Soon after President Trump announced his plan to cut the size of Bears Ears and Grand Staircase-Escalante, marking the largest reversal of national monument protection in U.S. history, Interior Secretary Ryan Zinke officially recommended making changes to marine national monuments.

On Tuesday, Dec. 5, Zinke proposed allowing fishery management councils to decide whether commercial fishing should be allowed in the Northeast Canyons and Seamounts, Pacific Remote Islands and the Rose Atoll monuments. He also suggested shrinking the size of both Pacific monuments.

“America has spoken, and public land belongs to the people,” Zinke said in a statement Tuesday. “As I visited the monuments across this country, I met with Americans on all sides of the issue — from ranchers to conservationists to tribal leaders — and found that we agree on wanting to protect our heritage while still allowing public access to public land.”

The Trump Administration has been considering this recommendation since September.

“No president should use the authority under the act to restrict public access, prevent hunting and fishing, burden private land, or eliminate traditional land uses, unless such action is needed to protect the objects,” wrote Zinke in his recommendation, also stating that Congress, not the president, should have the power to make these designations.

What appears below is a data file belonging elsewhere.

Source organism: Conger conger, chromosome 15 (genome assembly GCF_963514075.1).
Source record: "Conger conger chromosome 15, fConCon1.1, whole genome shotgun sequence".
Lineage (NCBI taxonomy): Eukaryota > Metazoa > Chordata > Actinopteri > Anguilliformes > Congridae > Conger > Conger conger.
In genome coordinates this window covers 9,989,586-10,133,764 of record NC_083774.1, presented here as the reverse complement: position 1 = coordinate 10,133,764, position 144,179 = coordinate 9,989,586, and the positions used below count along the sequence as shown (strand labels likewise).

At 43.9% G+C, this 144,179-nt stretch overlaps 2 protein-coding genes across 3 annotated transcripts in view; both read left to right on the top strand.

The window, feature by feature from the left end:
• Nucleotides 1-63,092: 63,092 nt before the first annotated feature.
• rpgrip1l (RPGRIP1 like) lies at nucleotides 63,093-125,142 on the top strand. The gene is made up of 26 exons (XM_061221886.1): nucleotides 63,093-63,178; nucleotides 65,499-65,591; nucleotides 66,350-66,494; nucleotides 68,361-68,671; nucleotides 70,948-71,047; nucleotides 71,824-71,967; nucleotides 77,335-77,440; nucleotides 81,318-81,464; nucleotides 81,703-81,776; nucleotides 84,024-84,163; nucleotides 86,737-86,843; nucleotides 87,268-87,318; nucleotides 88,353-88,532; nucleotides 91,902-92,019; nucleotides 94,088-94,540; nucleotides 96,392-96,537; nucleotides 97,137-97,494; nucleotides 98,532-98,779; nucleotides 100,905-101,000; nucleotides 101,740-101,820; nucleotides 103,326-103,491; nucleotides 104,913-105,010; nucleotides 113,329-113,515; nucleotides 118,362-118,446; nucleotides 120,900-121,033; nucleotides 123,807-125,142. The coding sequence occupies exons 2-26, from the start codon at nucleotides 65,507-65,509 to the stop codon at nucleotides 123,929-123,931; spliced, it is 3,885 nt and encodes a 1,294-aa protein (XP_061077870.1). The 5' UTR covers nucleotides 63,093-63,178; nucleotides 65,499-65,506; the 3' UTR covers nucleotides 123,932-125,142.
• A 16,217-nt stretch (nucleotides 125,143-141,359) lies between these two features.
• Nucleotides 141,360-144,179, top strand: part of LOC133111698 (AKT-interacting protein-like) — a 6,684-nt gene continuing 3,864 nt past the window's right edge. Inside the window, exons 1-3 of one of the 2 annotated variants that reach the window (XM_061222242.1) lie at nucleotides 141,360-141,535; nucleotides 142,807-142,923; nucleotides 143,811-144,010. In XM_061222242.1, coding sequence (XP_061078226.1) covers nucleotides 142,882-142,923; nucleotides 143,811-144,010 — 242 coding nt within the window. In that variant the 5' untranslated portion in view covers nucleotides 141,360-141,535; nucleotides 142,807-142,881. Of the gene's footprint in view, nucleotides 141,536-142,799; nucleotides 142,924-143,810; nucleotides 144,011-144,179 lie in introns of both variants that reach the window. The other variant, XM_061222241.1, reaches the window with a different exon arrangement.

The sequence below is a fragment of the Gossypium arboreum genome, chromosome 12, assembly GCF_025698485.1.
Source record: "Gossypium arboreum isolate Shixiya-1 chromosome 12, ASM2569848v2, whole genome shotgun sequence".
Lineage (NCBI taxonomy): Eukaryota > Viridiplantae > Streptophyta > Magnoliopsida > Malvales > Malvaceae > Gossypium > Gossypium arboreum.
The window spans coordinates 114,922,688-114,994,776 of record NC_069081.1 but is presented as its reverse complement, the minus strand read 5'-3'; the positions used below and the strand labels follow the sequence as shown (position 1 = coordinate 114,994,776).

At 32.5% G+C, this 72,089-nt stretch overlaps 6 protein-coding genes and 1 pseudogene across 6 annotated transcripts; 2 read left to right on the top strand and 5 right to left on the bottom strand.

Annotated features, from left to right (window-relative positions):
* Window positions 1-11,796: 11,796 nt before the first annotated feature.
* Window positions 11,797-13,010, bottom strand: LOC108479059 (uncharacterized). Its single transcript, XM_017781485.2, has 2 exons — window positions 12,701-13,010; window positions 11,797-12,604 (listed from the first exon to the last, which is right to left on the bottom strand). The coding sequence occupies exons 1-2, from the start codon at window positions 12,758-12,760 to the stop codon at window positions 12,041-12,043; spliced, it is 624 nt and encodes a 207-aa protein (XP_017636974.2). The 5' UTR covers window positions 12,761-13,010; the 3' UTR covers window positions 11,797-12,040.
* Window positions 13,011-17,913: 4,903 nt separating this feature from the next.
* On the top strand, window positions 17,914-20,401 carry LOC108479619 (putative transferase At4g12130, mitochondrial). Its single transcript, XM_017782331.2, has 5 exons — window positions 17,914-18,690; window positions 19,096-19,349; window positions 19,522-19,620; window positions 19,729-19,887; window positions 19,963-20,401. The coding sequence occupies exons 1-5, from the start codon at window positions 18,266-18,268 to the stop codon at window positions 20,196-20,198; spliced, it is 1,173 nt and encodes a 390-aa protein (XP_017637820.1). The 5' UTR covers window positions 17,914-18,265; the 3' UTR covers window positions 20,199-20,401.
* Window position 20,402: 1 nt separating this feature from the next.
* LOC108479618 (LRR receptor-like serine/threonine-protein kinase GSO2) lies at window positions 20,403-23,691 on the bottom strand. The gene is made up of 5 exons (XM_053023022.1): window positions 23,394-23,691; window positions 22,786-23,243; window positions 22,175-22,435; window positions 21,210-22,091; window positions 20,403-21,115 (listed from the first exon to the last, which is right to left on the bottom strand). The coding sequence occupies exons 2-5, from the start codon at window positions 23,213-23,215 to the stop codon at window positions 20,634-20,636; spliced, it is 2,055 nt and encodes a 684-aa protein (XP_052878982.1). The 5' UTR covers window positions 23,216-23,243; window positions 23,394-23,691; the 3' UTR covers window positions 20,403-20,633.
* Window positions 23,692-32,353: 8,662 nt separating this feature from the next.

Trump’s decision regarding the Utah monuments has been met with a slew of lawsuits from conservationists and environmentalists.

Fishermen have come out in support of opening harvesting in the monument, although its size will not be affected, according to the recommendation. Pacific fishermen are concerned that the Papahānaumokuākea Marine National Monument was not mentioned in the recommendation but are hopeful that changes will come down the line.

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Samuel Hill is the former associate editor for National Fisherman. He is a graduate of the University of Southern Maine where he got his start in journalism at the campus’ newspaper, the Free Press. He has also written for the Bangor Daily News, the Outline, Motherboard and other publications about technology and culture.

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